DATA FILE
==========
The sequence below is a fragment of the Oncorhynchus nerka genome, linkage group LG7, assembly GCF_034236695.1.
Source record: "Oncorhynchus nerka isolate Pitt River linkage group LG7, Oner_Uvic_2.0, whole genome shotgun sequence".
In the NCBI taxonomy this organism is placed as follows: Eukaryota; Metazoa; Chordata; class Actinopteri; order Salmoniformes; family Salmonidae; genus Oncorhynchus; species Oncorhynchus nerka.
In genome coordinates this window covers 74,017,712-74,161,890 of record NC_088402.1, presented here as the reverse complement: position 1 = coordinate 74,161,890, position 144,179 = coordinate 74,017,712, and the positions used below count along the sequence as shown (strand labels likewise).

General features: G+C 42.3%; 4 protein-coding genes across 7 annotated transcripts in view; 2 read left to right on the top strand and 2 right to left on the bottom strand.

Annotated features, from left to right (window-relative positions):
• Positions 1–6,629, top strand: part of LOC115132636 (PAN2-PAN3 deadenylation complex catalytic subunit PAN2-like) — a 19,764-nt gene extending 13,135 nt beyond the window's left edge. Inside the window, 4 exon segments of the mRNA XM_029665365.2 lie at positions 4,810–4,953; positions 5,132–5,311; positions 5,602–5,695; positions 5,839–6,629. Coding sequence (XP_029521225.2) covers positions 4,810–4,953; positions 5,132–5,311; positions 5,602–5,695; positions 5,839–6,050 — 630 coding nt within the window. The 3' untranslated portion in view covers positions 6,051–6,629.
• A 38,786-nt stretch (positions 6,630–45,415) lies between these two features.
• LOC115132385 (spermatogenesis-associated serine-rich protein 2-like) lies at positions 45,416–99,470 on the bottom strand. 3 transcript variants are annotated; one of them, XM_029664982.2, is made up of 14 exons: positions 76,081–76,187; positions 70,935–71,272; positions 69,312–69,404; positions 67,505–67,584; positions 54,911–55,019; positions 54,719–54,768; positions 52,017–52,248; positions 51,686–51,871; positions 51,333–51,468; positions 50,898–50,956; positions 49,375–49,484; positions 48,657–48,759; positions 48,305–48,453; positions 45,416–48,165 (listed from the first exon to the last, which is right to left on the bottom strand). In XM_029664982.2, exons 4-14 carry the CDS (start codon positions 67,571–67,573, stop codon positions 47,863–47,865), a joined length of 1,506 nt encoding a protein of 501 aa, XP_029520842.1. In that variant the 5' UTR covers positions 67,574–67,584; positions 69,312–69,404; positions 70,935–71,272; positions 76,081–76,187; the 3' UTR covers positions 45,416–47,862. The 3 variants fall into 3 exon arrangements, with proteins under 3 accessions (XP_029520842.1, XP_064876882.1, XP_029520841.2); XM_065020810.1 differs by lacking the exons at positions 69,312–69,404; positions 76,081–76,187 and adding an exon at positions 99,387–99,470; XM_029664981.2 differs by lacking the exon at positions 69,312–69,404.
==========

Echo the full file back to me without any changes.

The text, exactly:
The sequence below is a fragment of the Oncorhynchus nerka genome, linkage group LG7, assembly GCF_034236695.1.
Source record: "Oncorhynchus nerka isolate Pitt River linkage group LG7, Oner_Uvic_2.0, whole genome shotgun sequence".
In the NCBI taxonomy this organism is placed as follows: Eukaryota; Metazoa; Chordata; class Actinopteri; order Salmoniformes; family Salmonidae; genus Oncorhynchus; species Oncorhynchus nerka.
In genome coordinates this window covers 74,017,712-74,161,890 of record NC_088402.1, presented here as the reverse complement: position 1 = coordinate 74,161,890, position 144,179 = coordinate 74,017,712, and the positions used below count along the sequence as shown (strand labels likewise).

General features: G+C 42.3%; 4 protein-coding genes across 7 annotated transcripts in view; 2 read left to right on the top strand and 2 right to left on the bottom strand.

Annotated features, from left to right (window-relative positions):
• Positions 1–6,629, top strand: part of LOC115132636 (PAN2-PAN3 deadenylation complex catalytic subunit PAN2-like) — a 19,764-nt gene extending 13,135 nt beyond the window's left edge. Inside the window, 4 exon segments of the mRNA XM_029665365.2 lie at positions 4,810–4,953; positions 5,132–5,311; positions 5,602–5,695; positions 5,839–6,629. Coding sequence (XP_029521225.2) covers positions 4,810–4,953; positions 5,132–5,311; positions 5,602–5,695; positions 5,839–6,050 — 630 coding nt within the window. The 3' untranslated portion in view covers positions 6,051–6,629.
• A 38,786-nt stretch (positions 6,630–45,415) lies between these two features.
• LOC115132385 (spermatogenesis-associated serine-rich protein 2-like) lies at positions 45,416–99,470 on the bottom strand. 3 transcript variants are annotated; one of them, XM_029664982.2, is made up of 14 exons: positions 76,081–76,187; positions 70,935–71,272; positions 69,312–69,404; positions 67,505–67,584; positions 54,911–55,019; positions 54,719–54,768; positions 52,017–52,248; positions 51,686–51,871; positions 51,333–51,468; positions 50,898–50,956; positions 49,375–49,484; positions 48,657–48,759; positions 48,305–48,453; positions 45,416–48,165 (listed from the first exon to the last, which is right to left on the bottom strand). In XM_029664982.2, exons 4-14 carry the CDS (start codon positions 67,571–67,573, stop codon positions 47,863–47,865), a joined length of 1,506 nt encoding a protein of 501 aa, XP_029520842.1. In that variant the 5' UTR covers positions 67,574–67,584; positions 69,312–69,404; positions 70,935–71,272; positions 76,081–76,187; the 3' UTR covers positions 45,416–47,862. The 3 variants fall into 3 exon arrangements, with proteins under 3 accessions (XP_029520842.1, XP_064876882.1, XP_029520841.2); XM_065020810.1 differs by lacking the exons at positions 69,312–69,404; positions 76,081–76,187 and adding an exon at positions 99,387–99,470; XM_029664981.2 differs by lacking the exon at positions 69,312–69,404.